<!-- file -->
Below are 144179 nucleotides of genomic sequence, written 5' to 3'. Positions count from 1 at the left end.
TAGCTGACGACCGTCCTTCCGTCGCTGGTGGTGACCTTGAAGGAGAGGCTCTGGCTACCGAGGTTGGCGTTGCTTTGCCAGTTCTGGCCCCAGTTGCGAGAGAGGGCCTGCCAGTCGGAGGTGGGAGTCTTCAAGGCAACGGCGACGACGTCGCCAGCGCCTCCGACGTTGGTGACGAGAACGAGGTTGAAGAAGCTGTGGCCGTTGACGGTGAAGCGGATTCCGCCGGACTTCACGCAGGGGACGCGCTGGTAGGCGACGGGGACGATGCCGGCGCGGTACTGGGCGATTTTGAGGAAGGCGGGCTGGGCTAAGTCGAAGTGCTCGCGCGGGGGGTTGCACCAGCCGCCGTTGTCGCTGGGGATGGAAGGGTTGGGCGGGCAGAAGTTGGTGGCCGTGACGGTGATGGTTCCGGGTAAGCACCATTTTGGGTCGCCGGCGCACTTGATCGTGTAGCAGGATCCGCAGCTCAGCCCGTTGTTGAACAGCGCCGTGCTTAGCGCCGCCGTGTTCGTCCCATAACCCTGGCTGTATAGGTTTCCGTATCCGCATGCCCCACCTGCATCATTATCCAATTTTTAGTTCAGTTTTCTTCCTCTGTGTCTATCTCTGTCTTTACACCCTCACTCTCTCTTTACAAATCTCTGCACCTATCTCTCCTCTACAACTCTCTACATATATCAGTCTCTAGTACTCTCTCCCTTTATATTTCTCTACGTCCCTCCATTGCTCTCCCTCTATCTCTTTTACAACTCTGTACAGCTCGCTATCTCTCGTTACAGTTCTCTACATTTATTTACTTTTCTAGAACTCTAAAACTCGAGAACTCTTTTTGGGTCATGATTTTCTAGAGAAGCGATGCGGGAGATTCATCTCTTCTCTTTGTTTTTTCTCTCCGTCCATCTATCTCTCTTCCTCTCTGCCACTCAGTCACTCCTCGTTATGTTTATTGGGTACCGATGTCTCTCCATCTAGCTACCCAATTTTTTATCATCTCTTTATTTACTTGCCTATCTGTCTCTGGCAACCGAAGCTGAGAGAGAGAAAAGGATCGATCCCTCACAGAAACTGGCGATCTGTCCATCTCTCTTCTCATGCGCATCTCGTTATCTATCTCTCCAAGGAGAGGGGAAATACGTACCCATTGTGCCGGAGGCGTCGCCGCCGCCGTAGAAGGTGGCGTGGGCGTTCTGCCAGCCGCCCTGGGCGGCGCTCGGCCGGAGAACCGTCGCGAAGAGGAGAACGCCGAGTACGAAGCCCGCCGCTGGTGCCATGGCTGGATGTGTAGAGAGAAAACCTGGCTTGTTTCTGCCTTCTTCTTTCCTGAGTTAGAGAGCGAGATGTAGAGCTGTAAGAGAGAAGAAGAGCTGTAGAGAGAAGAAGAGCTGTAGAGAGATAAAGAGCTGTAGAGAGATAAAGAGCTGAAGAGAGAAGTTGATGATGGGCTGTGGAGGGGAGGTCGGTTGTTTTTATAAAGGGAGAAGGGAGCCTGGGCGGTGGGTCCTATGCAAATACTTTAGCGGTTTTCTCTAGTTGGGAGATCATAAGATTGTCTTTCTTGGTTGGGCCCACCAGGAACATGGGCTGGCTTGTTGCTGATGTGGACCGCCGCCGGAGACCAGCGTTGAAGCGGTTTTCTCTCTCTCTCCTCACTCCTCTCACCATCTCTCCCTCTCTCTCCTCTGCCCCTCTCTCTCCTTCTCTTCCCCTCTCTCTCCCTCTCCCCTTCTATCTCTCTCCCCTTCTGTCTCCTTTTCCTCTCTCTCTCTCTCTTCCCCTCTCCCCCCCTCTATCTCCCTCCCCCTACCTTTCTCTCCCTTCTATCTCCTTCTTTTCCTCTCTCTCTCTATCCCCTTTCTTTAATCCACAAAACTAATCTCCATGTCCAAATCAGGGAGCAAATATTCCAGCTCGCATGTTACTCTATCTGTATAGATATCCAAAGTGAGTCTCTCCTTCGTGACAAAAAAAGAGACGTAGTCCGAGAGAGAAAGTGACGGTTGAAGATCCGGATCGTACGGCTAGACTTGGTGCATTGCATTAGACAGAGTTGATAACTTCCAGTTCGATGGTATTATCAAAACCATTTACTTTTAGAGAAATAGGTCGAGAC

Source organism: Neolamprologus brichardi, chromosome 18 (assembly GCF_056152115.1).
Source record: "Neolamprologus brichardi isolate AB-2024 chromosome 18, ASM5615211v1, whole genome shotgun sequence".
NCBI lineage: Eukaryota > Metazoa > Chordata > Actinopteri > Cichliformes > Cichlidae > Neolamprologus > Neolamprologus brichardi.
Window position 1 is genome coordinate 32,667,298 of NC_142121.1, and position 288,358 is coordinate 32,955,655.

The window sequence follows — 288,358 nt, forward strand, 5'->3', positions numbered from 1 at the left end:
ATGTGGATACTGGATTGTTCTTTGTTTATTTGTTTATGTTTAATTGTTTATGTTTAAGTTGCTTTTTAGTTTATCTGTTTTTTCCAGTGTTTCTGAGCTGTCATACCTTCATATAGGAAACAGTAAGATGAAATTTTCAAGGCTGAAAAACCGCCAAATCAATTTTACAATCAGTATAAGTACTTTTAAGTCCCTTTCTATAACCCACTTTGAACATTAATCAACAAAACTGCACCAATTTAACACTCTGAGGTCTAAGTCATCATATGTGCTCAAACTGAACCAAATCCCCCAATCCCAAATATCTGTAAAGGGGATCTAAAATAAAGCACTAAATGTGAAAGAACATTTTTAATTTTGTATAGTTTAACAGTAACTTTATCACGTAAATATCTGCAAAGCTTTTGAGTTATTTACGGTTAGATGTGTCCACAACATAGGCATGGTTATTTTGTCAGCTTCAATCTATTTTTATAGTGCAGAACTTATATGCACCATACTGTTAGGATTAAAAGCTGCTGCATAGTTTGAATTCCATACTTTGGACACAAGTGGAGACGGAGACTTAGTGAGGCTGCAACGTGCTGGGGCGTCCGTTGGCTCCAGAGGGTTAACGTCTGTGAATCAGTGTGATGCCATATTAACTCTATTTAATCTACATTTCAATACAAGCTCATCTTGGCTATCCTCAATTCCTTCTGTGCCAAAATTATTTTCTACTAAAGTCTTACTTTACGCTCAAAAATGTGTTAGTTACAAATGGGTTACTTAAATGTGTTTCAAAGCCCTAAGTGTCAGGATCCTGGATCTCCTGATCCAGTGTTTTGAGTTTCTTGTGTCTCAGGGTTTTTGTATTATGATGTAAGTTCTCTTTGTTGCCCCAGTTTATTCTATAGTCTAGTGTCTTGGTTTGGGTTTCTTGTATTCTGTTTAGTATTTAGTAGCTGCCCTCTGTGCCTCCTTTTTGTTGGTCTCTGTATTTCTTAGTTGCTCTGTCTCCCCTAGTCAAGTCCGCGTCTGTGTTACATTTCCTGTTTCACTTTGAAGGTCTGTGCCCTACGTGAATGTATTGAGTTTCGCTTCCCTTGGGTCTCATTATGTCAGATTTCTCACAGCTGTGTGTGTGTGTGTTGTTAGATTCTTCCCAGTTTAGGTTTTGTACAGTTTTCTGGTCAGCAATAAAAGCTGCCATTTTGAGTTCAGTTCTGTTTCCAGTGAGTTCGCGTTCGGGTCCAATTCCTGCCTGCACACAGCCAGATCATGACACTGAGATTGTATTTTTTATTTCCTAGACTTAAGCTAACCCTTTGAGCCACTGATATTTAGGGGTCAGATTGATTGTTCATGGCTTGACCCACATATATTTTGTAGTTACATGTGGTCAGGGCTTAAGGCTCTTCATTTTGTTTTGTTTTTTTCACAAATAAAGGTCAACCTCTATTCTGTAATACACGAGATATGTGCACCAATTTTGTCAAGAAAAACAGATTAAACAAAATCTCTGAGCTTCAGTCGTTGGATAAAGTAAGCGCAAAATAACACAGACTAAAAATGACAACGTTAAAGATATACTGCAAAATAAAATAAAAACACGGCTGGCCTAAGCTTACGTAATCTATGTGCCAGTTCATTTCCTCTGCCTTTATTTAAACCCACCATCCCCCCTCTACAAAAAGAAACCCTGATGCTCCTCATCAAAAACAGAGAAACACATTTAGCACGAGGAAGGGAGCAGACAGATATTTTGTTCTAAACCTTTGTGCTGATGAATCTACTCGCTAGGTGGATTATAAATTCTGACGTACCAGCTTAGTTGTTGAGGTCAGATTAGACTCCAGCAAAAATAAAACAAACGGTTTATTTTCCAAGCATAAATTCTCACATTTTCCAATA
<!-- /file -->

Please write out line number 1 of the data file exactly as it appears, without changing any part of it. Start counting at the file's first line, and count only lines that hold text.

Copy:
Below are 144179 nucleotides of genomic sequence, written 5' to 3'. Positions count from 1 at the left end.